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Writers League of Texas Agents & Editors Conference 2021 Wrap-Up

For those new here or who’ve forgotten, this blog is an outgrowth of all my bicycling. In turn, that has spawned a manuscript. Books don’t just publish themselves, and it’s an epic battle to get it done and revised, and like a war to get it published. So I spent most of the past weekend at a nice hotel in downtown Austin on the south shore of Town Lake at the Writers League of Texas conference. This is my summation.

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Si, Se Bici: Yes, Latinx People Ride Bicycles

Texas used to be part of Mexico, and 40% of its inhabitants are Hispanic. for our neighbor to the immediate south, Mexico, which celebrated its independence from Spain on September 16. The day before was Independence Day in Costa Rica, El Salvador, Guatemala, Honduras, and Nicaragua, and the beginning of National Hispanic Heritage Month in the US. Since I’ve written about Asian Americans, African Americans, Native Americans in relation to cycling, it’s high time I highlighted Hispanics who bike.

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August 2021 Strava Stats – Still Summer

August is gone. Autumn’s approaching and with it pleasant weather conditions more favorable to bicycling and walking. Despite last month being wetter and cooler than usual, we only had three 100+ F days, one to end the month, and another two, two 99’s, and another 100 forecast to start September. So, it’s still summer in Central Texas. As I look back at my activity statistics, to the hottest month, I say this (quoting a former Texas governor who didn’t know the microphone was on): “Adios, mofo!” But hey, I’m not doing too poorly if you noticed I passed 30,000 lifetime miles the other day.

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Fart Club: Protocol for Pootin’ in the Peloton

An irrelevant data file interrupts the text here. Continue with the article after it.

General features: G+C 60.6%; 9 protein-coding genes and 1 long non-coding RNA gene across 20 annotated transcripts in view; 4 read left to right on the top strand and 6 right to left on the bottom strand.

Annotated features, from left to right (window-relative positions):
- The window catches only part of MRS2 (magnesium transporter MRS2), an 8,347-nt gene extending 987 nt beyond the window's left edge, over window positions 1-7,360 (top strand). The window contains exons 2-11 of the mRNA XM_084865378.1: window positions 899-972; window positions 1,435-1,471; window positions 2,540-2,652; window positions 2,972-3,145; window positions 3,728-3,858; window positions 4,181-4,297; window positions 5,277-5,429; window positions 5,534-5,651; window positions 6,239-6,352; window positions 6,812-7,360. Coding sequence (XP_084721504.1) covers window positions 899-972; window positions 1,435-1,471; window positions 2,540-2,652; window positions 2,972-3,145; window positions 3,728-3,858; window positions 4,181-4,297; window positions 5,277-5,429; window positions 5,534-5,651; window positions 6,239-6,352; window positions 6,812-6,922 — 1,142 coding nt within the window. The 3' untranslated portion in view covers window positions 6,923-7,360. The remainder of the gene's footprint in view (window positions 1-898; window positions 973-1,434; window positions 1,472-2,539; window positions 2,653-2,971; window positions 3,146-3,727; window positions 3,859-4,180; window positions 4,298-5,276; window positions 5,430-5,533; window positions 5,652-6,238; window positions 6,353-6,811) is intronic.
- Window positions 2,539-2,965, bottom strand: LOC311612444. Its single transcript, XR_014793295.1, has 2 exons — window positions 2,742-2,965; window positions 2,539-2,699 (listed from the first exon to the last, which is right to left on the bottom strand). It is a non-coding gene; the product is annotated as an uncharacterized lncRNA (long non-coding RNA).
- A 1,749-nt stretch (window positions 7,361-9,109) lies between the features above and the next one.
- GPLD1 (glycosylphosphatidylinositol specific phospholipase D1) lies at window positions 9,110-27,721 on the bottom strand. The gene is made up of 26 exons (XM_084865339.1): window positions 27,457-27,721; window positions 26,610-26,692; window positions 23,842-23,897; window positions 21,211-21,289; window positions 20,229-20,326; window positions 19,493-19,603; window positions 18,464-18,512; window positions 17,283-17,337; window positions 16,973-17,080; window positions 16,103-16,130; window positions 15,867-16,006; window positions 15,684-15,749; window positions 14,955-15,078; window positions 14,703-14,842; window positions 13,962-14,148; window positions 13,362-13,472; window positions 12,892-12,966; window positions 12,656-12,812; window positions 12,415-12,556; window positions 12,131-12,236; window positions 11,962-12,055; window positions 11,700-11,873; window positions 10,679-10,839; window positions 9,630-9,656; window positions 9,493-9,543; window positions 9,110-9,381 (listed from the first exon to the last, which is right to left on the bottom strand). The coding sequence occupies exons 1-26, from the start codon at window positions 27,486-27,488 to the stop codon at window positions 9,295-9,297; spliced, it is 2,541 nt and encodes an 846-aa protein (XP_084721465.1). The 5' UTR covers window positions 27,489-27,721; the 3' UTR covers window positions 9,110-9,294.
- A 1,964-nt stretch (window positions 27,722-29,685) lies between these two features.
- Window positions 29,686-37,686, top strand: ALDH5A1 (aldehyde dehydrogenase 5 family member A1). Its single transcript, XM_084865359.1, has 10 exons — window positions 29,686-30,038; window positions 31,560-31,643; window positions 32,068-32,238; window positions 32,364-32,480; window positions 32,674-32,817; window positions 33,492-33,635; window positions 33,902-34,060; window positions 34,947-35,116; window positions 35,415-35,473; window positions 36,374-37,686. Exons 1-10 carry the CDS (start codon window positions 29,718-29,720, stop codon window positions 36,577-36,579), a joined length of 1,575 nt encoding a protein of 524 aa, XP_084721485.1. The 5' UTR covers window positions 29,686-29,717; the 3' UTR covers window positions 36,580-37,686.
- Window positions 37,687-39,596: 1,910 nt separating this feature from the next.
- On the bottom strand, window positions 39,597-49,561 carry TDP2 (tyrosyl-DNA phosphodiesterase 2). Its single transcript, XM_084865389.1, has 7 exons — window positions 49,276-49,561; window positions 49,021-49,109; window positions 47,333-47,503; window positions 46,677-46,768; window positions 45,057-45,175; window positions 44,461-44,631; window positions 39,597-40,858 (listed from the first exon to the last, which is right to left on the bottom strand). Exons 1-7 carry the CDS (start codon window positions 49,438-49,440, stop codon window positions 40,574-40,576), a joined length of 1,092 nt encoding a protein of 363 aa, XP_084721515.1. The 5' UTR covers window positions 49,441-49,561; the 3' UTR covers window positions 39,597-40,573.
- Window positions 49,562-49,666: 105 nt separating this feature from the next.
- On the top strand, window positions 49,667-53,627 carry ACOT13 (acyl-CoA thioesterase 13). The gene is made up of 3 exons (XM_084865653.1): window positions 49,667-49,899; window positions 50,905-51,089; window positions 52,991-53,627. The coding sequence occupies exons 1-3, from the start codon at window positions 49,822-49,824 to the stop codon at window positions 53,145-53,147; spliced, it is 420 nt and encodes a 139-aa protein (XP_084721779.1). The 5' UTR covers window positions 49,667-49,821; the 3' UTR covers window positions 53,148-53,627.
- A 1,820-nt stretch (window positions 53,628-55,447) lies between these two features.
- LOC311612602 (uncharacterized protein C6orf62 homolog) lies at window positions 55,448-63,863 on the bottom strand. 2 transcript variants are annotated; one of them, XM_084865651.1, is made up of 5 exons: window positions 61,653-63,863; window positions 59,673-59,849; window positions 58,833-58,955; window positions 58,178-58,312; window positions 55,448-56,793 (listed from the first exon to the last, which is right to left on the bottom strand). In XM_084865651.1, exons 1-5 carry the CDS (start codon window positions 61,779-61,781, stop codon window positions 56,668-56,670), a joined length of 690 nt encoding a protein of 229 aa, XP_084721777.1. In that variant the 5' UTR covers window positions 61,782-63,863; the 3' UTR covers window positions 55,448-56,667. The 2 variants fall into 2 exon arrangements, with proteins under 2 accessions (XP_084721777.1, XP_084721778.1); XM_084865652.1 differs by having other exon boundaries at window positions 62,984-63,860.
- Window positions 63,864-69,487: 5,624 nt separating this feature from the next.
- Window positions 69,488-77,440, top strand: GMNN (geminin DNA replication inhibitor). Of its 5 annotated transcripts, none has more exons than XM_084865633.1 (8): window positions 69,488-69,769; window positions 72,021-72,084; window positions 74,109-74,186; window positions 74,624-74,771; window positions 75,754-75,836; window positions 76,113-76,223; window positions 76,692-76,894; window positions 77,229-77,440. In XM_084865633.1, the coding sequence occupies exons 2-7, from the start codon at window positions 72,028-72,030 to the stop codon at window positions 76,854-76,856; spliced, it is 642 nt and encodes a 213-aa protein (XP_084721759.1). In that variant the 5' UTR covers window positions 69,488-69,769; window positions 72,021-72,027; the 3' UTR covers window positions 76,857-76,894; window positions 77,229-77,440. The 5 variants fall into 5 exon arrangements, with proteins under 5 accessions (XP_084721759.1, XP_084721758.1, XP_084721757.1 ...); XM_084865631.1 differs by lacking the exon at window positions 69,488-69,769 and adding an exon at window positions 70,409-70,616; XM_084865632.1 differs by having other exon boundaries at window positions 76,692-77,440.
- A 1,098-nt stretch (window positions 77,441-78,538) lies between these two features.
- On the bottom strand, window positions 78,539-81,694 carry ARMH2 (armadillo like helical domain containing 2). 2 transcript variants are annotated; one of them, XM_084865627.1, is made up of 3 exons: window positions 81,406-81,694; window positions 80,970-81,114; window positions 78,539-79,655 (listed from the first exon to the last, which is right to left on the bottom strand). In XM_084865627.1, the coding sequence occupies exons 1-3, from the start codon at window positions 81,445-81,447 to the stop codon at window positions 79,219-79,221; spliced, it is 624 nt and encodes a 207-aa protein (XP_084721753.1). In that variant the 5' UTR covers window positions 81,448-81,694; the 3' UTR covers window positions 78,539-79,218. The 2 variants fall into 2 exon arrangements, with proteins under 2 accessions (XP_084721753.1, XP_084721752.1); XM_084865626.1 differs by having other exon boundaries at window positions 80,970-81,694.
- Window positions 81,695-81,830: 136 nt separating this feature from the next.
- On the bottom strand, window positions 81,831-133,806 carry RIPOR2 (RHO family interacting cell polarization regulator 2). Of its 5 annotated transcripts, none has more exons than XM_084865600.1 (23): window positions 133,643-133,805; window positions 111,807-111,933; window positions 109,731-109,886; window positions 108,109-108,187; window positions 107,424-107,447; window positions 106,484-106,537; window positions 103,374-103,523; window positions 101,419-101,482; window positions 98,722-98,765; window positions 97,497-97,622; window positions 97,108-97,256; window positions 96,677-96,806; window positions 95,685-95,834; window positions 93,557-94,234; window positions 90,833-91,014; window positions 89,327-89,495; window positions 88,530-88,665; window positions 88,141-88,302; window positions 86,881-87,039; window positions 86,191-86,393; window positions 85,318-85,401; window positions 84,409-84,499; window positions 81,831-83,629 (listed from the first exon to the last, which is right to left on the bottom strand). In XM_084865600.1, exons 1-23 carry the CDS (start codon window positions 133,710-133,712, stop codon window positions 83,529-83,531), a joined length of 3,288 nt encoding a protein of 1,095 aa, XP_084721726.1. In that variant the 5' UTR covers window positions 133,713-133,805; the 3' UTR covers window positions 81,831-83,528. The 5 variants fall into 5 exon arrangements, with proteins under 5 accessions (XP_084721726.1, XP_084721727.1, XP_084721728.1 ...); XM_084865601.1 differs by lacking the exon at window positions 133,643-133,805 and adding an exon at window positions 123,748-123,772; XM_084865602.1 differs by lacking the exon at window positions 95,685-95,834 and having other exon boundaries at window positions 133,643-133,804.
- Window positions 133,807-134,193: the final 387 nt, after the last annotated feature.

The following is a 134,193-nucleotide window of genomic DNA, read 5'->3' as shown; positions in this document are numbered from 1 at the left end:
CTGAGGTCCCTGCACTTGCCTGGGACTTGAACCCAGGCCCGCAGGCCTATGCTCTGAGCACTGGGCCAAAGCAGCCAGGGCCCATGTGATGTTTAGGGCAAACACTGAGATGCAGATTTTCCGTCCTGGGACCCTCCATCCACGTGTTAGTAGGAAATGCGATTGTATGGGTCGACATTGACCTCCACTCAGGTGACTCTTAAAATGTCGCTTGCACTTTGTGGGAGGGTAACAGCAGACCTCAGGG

The first rule of Fart Club is that you never talk about Fart Club. The second rule of Fart Club is that you should never fart while bicycling in a group — unless you can figure out how to do it and not get caught. (For you Chuck Palhaniuk purists, when CP wrote Fight Club, he was talking about fighting, not farting, so rule two is what I say it is.) The latter is a taboo subject (tab-poo?), but I’m gonna go ahead talk about it. But I must include this disclaimer: I’ve never farted on a bike ride, like ever. I’m too classy. This is all data I heard from other people. Anyway, I’ll understand if this ain’t yo cuppa tea, however, I think you’ll find it refreshing. If you don’t, well, to quote the Fresh Prince of Belair: “Yo homes, smell ya later!” I hope you’ll stick around. Like a bad, well, you know…

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30,000 Lifetime Miles I Bicycled on Strava

***NEWER POSTS BELOW**** Flavor Flav was and is the hype man for seminal rap group Public Enemy. Even if you don’t know their music or who Flav is, if you paid attention during the 80’s and 90’s or saw Spike Lee’s Do the Right Thing with their hit, “Fight the Power,” there’s a good chance you heard of the guy wearing a big clock around his neck saying, “Yeah, boyeeeee!” Chuck D was and still is the main voice of serious political rap, but FF keeps it fun. Professional athletes, celebrities, and politicians also have paid hype people — publicists to trumpet their successes and explain away their losses or mistakes. This dude just has this little blog, and Strava the fitness app, through which to toot my own horn. So, it’s tootin’ time. And yeah, I just reached 30,000 miles of bicycling in five years, eight months, and 10 days. Not too shabby for a dude who’s old and flabby. It brings up some questions: How did it begin? How did I get here? What does this milestone mean? And what’s for dinner?